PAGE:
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6 notes on Risant Health 6 months later

It has been six months since Oakland, Calif.-based Risant Health agreed to acquire Danville, Pa.-based Geisinger Health to launch Risant Health. 

The health systems said in an April 26 news release announcing the deal that the new nonprofit "aims to expand and accelerate the adoption of value-based care in "diverse, multi-payer, multi-provider, community-based health system environments."

Here are six updates to know on Risant Health since the announcement: 

1. Kaiser Permanente expects the deal to acquire Geisinger will close in 2024, pending regulatory approval.

2. Risant Health plans to acquire four or five more health systems and get to a total revenue of $30 billion to $35 billion over the next five years. Risant will be based in Washington, D.C. 

3. Geisinger CEO Jaewon Ryu, MD, said the health system will remain in local control if the transaction is approved. He told Becker's Risant Health "takes everything that people are familiar with and love about Geisinger and builds on that to bolster it and sort of give it that turbo-boost, if you will, enhancing all those capabilities that I described earlier." He said the transition won't involve layoffs, but over time, as it looks to improve quality and lower the cost of care, Geisinger will "look at staffing models of tomorrow as opposed to only staffing models of yesterday."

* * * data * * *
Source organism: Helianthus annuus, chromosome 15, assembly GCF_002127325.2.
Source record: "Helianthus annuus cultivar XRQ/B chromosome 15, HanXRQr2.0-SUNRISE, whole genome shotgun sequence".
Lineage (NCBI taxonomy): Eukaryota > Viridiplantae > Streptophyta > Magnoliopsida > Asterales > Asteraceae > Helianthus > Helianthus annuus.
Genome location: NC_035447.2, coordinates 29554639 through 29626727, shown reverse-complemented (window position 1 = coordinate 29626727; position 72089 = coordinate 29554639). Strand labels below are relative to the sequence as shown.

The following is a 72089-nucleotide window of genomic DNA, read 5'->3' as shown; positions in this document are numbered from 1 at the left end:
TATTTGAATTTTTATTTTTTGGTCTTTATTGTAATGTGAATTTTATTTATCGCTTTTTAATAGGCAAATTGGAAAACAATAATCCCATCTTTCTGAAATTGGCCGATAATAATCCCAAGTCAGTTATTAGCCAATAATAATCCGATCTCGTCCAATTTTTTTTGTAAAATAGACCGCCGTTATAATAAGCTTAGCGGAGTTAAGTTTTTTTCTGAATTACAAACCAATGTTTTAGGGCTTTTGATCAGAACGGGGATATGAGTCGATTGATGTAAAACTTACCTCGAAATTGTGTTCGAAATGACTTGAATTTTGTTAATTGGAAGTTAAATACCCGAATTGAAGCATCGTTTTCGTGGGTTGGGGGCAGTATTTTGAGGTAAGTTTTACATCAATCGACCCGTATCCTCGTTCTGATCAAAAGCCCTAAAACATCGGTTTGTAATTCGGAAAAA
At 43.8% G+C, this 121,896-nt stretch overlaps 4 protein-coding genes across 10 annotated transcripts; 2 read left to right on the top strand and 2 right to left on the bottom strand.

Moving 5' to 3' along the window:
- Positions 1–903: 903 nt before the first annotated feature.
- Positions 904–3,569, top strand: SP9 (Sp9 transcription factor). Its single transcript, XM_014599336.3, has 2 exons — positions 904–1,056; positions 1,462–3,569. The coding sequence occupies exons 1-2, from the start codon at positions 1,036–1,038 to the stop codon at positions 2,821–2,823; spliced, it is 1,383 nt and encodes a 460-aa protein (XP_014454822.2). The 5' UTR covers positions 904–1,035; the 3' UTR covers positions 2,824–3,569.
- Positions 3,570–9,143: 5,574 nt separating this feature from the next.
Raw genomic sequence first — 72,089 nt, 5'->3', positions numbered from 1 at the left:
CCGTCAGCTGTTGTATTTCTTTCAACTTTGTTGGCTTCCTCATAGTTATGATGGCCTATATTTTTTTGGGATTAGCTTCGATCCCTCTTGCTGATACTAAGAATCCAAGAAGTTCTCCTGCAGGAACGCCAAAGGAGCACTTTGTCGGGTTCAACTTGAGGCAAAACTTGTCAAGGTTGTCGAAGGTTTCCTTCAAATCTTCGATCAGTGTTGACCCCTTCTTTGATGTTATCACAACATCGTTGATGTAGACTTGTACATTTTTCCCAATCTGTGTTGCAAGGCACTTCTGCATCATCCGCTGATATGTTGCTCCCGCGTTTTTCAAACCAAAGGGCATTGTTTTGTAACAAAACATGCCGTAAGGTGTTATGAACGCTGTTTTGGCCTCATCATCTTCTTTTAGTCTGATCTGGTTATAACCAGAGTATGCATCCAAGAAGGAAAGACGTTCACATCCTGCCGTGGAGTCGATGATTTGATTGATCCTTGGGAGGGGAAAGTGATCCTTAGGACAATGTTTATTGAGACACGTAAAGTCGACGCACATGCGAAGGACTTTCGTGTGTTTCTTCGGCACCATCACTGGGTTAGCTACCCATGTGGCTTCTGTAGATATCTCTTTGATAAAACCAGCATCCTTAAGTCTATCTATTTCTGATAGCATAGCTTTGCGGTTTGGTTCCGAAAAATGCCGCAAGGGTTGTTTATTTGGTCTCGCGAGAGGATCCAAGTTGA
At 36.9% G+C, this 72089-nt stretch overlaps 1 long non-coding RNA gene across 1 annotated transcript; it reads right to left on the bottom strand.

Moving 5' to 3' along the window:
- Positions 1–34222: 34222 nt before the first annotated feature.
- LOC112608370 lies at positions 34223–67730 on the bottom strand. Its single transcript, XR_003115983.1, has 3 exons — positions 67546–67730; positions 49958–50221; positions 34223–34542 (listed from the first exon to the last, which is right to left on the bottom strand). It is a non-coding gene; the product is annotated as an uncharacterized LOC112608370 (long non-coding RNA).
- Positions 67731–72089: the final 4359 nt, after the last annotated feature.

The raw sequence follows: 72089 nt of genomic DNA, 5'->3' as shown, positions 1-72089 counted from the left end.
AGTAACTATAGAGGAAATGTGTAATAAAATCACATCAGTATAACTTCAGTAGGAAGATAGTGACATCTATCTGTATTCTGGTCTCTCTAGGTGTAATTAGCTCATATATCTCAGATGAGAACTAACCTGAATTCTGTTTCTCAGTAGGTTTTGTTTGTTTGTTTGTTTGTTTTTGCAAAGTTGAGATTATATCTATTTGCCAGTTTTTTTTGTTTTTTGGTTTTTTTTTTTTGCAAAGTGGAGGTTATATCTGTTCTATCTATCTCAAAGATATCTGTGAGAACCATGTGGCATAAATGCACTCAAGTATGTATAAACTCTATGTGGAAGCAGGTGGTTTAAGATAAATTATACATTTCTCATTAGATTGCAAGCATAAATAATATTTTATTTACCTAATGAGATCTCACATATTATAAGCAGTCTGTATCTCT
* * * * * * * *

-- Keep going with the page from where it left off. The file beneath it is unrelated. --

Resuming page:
Dr. Ryu will become the CEO of Risant Health if and when Kaiser's acquisition is approved. He said that while no definitive plans have been made, Geisinger will select a new CEO when he transitions out of the role. 

4. Risant will make a minimum of $2 billion available to Geisinger — inclusive of any Geisinger internally generated and Risant Health funds — as needed through Dec. 31, 2028, to support necessary hospital, ambulatory facility, technology, and other strategic and routine capital.

5. Greg Adams, chair and CEO of Kaiser Permanente, told Becker's that competing with disruptors was part of the reason for starting Risant Health.

"As healthcare emerges from the worst effects of the pandemic, we are not seeing sufficient movement toward coming together, but rather, a resumption of the pre-pandemic business trends of consolidation, volume-driven care and a worsening of the fragmentation and gaps in our healthcare system," Mr. Adams said. "While some new players share our vision of integrated value-based care for all, we see other new and disruptive market entrants whose business models seem aimed at serving just the healthiest people, which increases fragmentation and ultimately increases the cost of care for everyone."

6. Robert Pearl, MD, who served as CEO of The Permanente Medical Group from 1999 through 2017, expressed concerns to Becker's about Risant. 

"Short term, the [proposed transaction] is going to help [Geisinger], because they'll get one or two billion dollars from Kaiser, but in the long term — unless they can improve performance — they're going to continue to struggle," Dr. Pearl said. "What's been published tells me that the deal will allow them to improve performance. My opinion right now is that we have to see what will happen, but I have a lot of question marks."

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